- Nuclear & Particle Physics
- Isotope Research & Production
- RIKEN BNL Research Center
Energy Research Facility Construction Project at Brookhaven Lab Wins U.S. Energy Secretary's Achievement Award
April 16, 2014
Interdisciplinary Science Building (ISB) project team members who received the U.S. Department of Energy (DOE) Secretary's Achievement Award include (from left) Federal Project Director Gail Penny of the DOE Brookhaven Site Office, Brookhaven Lab's ISB Project Manager Peggy Caradonna, Project Controller Laurie Casarole, and Deputy Project Manager Chris Ogeka.
UPTON, NY — A laboratory construction project completed at the U.S. Department of Energy's (DOE) Brookhaven National Laboratory—the Interdisciplinary Science Building (ISB) for energy research—has been named a winner of the DOE Secretary's Achievement Award. The award was given by DOE in recognition of outstanding project management and comprehensive planning to successfully deliver a modern research facility intended to advance breakthroughs in energy research and development. The Lab's project team leaders received the award on March 26 at the 2014 Annual DOE Project Management Workshop in Arlington, VA.
"The Interdisciplinary Science Building was designed and constructed to enable scientists at Brookhaven Lab to attain goals and get scientific results they couldn't achieve here before," said ISB Project Manager Peggy Caradonna of the Lab's Modernization Project Office. "With unwavering commitment and seamless coordination, the ISB project team effectively managed challenges to produce innovative solutions. The team and I were honored to work on this project, complete it successfully—four months ahead of schedule and under budget—and now, to receive the Secretary's Achievement Award."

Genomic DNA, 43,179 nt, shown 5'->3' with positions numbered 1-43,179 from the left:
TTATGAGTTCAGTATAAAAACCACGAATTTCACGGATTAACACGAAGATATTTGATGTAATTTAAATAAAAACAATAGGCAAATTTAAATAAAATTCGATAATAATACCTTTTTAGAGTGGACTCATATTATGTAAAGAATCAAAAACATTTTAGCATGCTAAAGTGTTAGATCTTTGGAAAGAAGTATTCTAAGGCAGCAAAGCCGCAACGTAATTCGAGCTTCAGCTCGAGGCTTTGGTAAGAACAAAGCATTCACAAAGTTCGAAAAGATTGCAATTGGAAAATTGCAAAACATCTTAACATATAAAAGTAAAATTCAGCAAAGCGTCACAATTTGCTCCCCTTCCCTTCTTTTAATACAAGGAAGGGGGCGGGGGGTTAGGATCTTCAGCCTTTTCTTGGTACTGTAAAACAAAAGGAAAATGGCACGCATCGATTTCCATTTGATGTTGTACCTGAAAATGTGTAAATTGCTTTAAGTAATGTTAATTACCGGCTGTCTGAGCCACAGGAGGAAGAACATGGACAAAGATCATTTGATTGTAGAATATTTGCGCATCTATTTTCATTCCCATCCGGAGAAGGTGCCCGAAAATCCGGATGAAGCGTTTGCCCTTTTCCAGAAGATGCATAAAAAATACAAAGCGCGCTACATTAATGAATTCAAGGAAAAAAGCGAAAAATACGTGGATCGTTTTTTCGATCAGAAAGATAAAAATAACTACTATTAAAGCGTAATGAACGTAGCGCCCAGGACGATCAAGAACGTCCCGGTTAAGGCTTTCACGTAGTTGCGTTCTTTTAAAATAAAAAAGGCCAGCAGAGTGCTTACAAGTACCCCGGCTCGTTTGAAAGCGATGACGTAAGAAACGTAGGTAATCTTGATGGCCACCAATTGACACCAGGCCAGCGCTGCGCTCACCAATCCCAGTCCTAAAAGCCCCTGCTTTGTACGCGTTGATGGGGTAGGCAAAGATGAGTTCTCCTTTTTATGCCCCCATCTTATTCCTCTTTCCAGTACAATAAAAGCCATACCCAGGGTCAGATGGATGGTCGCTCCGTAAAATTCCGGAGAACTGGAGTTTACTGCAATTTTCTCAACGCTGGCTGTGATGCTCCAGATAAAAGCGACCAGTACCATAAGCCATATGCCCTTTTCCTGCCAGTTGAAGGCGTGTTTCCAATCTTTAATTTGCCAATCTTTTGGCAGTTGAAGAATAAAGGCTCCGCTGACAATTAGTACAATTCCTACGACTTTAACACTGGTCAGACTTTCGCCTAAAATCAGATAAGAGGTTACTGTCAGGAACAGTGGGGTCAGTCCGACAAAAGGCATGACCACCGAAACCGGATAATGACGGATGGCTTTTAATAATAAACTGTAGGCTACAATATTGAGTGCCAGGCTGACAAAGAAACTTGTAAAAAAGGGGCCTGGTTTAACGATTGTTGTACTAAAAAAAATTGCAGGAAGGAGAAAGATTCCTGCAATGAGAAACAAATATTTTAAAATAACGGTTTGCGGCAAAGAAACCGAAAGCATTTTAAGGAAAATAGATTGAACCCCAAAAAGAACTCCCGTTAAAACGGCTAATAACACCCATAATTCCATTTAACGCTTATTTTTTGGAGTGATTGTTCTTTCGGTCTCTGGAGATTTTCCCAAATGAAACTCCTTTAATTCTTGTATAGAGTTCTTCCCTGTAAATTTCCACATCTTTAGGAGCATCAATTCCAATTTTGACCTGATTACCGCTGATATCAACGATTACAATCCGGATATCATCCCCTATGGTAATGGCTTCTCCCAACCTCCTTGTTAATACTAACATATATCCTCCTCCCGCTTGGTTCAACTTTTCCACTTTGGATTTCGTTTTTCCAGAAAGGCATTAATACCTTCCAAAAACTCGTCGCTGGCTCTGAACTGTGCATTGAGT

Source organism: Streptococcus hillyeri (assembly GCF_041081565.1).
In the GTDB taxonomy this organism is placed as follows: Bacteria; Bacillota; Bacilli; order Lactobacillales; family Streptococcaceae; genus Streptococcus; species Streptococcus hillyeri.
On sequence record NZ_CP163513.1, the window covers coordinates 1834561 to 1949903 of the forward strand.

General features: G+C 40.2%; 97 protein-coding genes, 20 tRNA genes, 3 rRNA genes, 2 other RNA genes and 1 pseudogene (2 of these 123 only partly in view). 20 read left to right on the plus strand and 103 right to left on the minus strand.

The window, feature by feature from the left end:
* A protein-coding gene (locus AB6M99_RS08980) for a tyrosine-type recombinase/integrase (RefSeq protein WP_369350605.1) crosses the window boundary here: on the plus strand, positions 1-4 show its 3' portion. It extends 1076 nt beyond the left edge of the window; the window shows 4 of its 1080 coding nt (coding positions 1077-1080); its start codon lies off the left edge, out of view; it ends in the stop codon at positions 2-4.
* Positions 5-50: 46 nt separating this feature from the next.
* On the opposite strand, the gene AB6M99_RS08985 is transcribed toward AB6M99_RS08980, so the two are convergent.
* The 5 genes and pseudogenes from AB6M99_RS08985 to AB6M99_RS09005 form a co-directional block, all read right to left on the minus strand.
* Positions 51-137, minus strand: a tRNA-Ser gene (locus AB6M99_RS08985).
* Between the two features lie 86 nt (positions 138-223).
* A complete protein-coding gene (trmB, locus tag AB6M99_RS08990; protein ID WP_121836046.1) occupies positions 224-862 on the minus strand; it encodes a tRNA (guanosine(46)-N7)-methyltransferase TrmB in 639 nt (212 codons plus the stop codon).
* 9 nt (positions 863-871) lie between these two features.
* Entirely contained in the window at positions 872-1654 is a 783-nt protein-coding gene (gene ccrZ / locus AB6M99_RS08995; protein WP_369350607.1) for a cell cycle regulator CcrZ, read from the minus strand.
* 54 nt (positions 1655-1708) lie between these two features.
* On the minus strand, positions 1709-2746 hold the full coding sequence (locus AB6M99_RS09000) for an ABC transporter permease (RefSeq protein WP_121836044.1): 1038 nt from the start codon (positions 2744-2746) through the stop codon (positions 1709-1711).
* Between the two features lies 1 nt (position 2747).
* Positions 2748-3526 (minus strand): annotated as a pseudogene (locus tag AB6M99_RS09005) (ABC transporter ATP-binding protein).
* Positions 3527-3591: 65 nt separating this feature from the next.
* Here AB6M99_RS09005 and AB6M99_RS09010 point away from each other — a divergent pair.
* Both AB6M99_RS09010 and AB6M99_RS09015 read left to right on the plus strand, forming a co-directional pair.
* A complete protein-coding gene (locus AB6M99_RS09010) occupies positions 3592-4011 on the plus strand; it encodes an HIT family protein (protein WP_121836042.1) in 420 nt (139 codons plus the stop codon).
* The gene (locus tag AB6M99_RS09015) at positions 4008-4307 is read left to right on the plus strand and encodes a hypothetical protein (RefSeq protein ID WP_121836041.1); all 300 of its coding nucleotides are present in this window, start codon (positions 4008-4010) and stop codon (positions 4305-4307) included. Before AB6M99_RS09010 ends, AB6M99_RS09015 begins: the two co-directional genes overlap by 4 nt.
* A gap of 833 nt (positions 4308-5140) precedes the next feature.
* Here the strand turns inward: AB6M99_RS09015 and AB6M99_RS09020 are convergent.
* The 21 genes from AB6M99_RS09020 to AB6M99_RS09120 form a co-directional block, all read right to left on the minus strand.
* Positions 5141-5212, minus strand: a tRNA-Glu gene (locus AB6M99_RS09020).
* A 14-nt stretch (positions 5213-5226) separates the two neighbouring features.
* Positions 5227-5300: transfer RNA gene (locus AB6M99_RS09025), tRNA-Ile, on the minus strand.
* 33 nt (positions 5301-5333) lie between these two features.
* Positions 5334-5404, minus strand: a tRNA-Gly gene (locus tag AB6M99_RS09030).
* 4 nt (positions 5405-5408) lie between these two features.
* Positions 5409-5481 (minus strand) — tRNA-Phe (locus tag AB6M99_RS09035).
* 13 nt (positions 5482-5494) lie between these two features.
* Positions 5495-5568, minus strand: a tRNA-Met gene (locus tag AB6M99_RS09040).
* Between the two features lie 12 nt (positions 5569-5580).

A 'Dry Room,' Ultra-low Vibration Labs, and More for Energy Research
The Interdisciplinary Science Building for energy research at Brookhaven Lab. The U.S. Department of Energy (DOE) presented the DOE Secretary's Achievement Award in recognition of outstanding project management and comprehensive planning to successfully deliver this modern research facility intended to advance breakthroughs in energy research and development.
The ISB is an 87,700-square-foot facility at Brookhaven Lab that opened in April 2013. It contains four specialized laboratories with unique features including a "dry room" for safely assembling and testing new lithium-ion batteries, and two ultra-low vibration laboratories to assist researchers exploring materials' electronic structure at the atomic scale, and fabricating new materials one atomic layer at a time. The building also contains offices and 60 standard laboratories. Some researchers from different scientific disciplines have begun using the facility's labs and others are setting up extremely sensitive equipment for experiments as they strive to tackle the nation's energy challenges.
In addition, the ISB contains conference spaces and areas designed to foster collaboration among scientists. To help advance developments and collaborations, the ISB is also located within walking distance of several other major Lab research facilities, including the Center for Functional Nanomaterials, the National Synchrotron Light Source (NSLS), and NSLS-II, which is scheduled to begin operations in 2015.
In December 2013, the ISB was awarded LEED Gold certification for its energy-efficient and environmentally sustainable design, construction, and operations.
Brookhaven Lab's Modernization Project Office managed the ISB design and oversaw its construction. The facility was designed by HDR Architecture, Inc. and general contractor E.W. Howell, Inc. built the structure. The total cost for the project was $66.8 million, most of which was provided by the DOE Office of Science. The Lab received approximately $18 million from the American Recovery and Reinvestment Act to accelerate ISB construction in April 2009.
DOE's Office of Science is the single largest supporter of basic research in the physical sciences in the United States, and is working to address some of the most pressing challenges of our time. For more information, please visit science.energy.gov.
2014-11632 | INT/EXT | Newsroom